.Our final session will begin with a paper staining demonstration and petal strip cutting lesson. Then, using petal strips prepared in advance by Tiffanie, we will finish by creating the Seussical Pom Pom Poppy. Because poppy leaves are both complex and occur low on the stem, Tiffanie will demonstrate how to make a poppy leaf with the knowledge gained in our earlier paper leaf session, but we will not be adding these to our flowers. We will insert the poppies as final gestures into our large floral arrangement before photographing it.

*Thursday morning session subject to change. Tiffanie creates new flowers throughout the year and may want to bring something new to the table in October.
Poppy photo credit: Aya Brackett from The Fine Art of Paper Flowers

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Tiffanie Turner was born in 1970 in Colonie, NY and raised in the woods of New Hampshire. She received her Bachelor of Architecture from Rensselaer Polytechnic Institute in 1995 and worked as an architect for over 15 years before beginning her career as a botanical sculptor. She received a Zellerbach Family Grant award in 2016 to support her work as the May 2016 artist-in-residence at the de Young Museum located in San Francisco, where she has resided for over 20 years.

Turner has had solo exhibitions at the Kimball Gallery at the de Young Museum, Tower Hill Botanical Garden in Boylston, MA, and at Rare Device in San Francisco, where she hung her first solo show titled "HEADS" in 2014. Recent group exhibitions include "Beyond the Bouquet" at the Sturt Haaga Gallery at Descanso Gardens in southern California, “Flower Power” at the Asian Art Museum in San Francisco, “Preternatural” at Jack Fischer Gallery in San Francisco, “Detritus” at San Jose Institute of Contemporary Art, and “Botanica” at Bedford Gallery in Walnut Creek, CA. She has been featured in Vogue, American Craft, O Magazine, Sunset, Flower Magazine, and the San Francisco Chronicle, and been noted online by Colossal, Squarespace presents HI-FRUCTOSE, Architectural Digest, My Modern Met, Design*Sponge, Elie Saab, and The Jealous Curator, among others.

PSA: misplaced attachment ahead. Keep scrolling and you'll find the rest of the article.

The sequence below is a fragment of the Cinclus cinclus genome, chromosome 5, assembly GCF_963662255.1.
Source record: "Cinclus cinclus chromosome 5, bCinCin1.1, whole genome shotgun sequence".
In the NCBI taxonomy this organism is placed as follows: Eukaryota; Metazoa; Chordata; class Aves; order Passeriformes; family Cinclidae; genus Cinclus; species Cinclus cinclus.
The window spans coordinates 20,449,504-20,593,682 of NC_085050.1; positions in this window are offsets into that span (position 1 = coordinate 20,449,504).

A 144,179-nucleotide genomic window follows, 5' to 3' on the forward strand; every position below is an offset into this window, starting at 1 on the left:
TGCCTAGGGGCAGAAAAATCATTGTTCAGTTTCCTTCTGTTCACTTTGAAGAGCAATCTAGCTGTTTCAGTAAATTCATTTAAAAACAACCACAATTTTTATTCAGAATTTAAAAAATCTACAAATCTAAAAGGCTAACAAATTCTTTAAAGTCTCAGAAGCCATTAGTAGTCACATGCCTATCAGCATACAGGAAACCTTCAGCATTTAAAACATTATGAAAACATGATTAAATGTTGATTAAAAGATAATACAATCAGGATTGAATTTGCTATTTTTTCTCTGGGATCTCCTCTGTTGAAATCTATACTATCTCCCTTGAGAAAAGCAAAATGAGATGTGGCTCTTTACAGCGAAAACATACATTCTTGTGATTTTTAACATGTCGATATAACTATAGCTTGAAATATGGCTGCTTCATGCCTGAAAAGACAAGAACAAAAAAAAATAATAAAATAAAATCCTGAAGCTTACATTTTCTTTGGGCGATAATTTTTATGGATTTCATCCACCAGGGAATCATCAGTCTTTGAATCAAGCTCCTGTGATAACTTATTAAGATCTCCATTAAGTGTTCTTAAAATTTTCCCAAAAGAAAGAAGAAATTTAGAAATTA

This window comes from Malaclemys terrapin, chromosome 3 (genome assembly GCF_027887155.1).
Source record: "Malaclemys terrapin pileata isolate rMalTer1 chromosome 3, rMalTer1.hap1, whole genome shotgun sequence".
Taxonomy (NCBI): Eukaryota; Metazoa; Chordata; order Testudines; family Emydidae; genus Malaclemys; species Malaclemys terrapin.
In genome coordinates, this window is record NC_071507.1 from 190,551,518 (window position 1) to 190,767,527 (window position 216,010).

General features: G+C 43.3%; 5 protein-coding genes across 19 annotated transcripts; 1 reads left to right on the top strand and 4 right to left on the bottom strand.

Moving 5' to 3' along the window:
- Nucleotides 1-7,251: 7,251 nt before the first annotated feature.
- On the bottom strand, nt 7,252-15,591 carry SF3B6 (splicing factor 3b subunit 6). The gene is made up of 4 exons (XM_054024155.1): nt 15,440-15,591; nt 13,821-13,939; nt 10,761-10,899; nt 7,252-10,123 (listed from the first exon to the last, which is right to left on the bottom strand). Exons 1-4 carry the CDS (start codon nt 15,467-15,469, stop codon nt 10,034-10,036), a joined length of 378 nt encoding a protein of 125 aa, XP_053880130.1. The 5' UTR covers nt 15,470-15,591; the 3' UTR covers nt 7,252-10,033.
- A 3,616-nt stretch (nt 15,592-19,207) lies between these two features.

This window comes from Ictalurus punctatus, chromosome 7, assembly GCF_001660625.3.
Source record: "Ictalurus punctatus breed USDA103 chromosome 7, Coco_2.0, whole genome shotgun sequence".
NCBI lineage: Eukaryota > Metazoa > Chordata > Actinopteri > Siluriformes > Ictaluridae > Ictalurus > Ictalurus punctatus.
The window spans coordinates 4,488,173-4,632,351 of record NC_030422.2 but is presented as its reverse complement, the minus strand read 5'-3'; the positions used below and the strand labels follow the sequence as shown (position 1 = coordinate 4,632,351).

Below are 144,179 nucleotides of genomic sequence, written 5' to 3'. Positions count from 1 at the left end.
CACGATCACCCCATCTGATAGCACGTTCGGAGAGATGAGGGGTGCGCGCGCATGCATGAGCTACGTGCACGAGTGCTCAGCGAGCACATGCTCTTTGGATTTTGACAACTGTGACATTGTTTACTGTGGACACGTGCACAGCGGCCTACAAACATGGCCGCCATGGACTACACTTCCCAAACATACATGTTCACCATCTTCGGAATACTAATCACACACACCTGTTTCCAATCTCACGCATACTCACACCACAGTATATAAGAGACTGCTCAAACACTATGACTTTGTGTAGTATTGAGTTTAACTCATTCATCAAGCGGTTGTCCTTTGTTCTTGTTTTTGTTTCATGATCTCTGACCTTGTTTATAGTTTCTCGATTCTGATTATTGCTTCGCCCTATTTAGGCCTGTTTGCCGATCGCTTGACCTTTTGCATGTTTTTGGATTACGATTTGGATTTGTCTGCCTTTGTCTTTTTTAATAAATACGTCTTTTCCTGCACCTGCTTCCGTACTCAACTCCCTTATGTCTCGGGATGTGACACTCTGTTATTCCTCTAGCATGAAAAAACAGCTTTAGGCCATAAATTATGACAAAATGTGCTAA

Turner is an instructor in the art of paper flower making across the United States and beyond, and is the author of The Fine Art of Paper Flowers, released in August 2017. She is looking forward to her next solo exhibition of large scale work with Eleanor Harwood Gallery at Minnesota Street Project in San Francisco in early 2019.

I am a botanical sculptor who depicts the appearance of different plants, mostly flowers, to some degree of accuracy, in paper, using both realism and preternaturally large, sometimes metastasized forms. My works in paper study scale, texture (petals sometimes reading like feathers, or fur) and color. I work with the rhythms and patterns found in nature, as well as the missteps and irregularities caused by decay, rot, wilt, dormancy, death, and genetic and viral mutations like phyllody, petalody and fasciation. I like to bring the smallest things we take for granted or that might go unnoticed, like the shape of the smallest floret of a flower, right to the viewer’s face, when one may realize they never knew it at all. I like to use the accessible association of botany to tell stories of the state of our environment, of the limits of our society's tolerance of fading beauty, of human vanity and of human compassion.